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Reproduction Abstracts (2016) 3 P046 | DOI: 10.1530/repabs.3.P046

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Dynamic changes in expression and DNA methylation of the astrocyte-specific genes Slc1a2 and Lrg1 during development: implications for preterm birth?

Caroline Allen1, Jessy Cartier2 & Amanda Drake2

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1Centre for Reproductive Health, Queens Medical Research Institute, University of Edinburgh, Edinburgh, UK; 2Centre for Cardiovascular Science, Queens Medical Research Institute, University of Edinburgh, Edinburgh, UK.


Introduction: Preterm birth associates with later neurological conditions. Many of the underlying mechanisms are unknown however studies suggest changes in DNA methylation may be important. We have previously identified differential DNA methylation at astrocyte-specific genes, Slc1a2 and Lrg1 in preterm infants. Here we set out to describe the normal developmental patterns of gene expression and DNA methylation of Slc1a2 and Lrg1 in vivo in an animal model and assessed the potential utility of cultured astrocytes to study these changes.

Methods: Astrocytes were isolated from Wistar rat forebrain through neural dissociation and selection of Glast+ cells using Magnetic Activated Cell Sorting, at developmental time points corresponding to human brain development: Embryonic day E20.5 (24 weeks), Postnatal day P1 (28 weeks) and P10 (term). Astrocytes isolated at E20.5 and P1 were cultured for 10 days. Gene expression was analysed using RT-qPCR and DNA methylation using pyrosequencing. Experiments were approved under Home Office project licence (PPL60/7874) after local ethical approval.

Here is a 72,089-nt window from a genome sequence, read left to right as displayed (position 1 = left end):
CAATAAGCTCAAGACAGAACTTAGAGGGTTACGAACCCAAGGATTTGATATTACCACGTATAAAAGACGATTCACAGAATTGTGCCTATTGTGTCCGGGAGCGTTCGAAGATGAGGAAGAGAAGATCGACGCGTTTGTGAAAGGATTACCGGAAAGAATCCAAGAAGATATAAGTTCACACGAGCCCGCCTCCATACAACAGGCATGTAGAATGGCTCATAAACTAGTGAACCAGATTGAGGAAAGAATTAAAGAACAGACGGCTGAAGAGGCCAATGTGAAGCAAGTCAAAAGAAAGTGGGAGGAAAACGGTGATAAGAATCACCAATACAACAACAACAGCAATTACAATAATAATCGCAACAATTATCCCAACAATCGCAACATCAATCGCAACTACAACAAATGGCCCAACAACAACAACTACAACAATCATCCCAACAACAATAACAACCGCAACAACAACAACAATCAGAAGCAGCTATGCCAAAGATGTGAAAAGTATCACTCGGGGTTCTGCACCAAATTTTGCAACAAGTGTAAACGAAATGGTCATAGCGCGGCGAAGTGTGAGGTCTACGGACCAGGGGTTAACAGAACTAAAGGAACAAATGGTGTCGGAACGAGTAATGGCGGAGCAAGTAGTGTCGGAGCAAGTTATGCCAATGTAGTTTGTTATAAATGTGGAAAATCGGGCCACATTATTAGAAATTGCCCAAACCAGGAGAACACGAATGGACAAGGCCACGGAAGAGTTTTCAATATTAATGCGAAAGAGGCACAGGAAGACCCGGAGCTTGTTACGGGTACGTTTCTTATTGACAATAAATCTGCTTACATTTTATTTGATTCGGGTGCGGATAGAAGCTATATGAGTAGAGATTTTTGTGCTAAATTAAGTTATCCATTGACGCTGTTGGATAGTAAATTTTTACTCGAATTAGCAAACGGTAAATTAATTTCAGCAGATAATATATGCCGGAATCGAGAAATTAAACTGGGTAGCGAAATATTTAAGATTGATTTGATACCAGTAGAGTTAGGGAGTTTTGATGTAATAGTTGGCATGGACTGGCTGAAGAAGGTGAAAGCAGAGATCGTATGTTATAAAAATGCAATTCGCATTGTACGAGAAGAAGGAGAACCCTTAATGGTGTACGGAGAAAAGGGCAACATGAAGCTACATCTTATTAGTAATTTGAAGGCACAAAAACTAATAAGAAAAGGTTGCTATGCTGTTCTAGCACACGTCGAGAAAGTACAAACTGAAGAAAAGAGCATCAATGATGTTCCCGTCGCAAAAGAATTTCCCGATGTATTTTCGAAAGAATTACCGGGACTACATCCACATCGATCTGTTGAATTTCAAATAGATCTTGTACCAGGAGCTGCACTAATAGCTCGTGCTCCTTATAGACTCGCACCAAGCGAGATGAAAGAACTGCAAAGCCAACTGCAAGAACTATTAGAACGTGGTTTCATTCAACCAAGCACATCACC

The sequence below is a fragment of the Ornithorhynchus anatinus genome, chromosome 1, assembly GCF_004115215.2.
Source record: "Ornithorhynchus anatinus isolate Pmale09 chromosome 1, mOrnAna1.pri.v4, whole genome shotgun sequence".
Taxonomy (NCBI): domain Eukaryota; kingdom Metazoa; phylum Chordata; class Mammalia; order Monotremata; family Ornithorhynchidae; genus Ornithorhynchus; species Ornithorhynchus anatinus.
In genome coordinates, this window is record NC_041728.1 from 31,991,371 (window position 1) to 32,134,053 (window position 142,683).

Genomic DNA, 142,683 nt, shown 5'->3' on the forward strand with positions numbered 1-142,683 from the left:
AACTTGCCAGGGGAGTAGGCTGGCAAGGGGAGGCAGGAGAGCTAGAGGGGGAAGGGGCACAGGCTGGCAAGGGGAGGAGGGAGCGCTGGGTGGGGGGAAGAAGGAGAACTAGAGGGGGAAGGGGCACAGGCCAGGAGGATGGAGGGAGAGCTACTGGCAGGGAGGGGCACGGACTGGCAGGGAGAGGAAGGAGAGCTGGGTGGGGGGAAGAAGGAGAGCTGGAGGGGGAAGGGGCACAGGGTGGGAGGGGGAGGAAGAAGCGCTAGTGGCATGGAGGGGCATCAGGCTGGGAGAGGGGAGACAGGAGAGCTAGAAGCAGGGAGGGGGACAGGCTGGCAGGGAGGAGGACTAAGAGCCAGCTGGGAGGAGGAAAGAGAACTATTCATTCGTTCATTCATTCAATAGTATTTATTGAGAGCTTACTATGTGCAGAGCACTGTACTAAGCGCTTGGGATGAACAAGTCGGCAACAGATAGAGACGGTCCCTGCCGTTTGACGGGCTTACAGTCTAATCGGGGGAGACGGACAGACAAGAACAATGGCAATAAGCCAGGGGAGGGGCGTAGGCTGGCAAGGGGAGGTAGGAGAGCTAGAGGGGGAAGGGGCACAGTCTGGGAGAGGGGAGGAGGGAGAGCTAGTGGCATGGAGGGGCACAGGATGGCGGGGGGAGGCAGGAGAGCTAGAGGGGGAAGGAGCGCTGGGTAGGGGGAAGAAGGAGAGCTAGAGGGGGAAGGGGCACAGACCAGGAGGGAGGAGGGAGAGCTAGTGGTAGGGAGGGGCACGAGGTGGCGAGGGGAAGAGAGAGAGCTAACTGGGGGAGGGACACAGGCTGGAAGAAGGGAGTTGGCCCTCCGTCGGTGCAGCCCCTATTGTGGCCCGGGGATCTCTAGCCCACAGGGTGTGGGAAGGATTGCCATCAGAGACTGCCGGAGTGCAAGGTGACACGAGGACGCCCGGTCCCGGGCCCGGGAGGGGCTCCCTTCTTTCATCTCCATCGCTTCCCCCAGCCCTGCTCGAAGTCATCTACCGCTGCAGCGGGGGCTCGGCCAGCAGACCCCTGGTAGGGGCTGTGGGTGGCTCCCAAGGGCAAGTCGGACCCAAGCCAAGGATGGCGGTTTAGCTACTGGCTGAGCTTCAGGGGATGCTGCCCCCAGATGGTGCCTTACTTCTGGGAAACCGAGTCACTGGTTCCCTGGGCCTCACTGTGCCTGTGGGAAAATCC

Results and discussion: Expression of Slc1a2 increased 58-fold (P<0.01) during development and expression of Lrg1 decreased 9-fold from P1 to P10 (P<0.05) DNA methylation in vivo was low at Slc1a2 and did not change between E20.5/P1 and P10 whereas DNA methylation decreased at Lrg1 over time (P<0.05). In culture, Slc1a2 expression was lost but Lrg1 expression was equivalent to P10 in vivo levels. Cell culture altered DNA methylation: levels increased at Lrg1 and decreased at Slc1a2 (P<0.05). Thus, our study suggests that cultured astrocytes are not suitable for studying changes in vitro alternative options including co-culture systems may provide a suitable alternative. Expression and DNA methylation at Slc1a2 and Lrg1 change during early development during a time period corresponding to early postnatal life in many preterm infants. We hypothesize that these processes may be susceptible to disruption following preterm birth.

Volume 3

Society for Reproduction and Fertility Annual Conference 2016

Winchester, UK
11 Jul 2016 - 11 Jul 2016

Society for Reproduction and Fertility 

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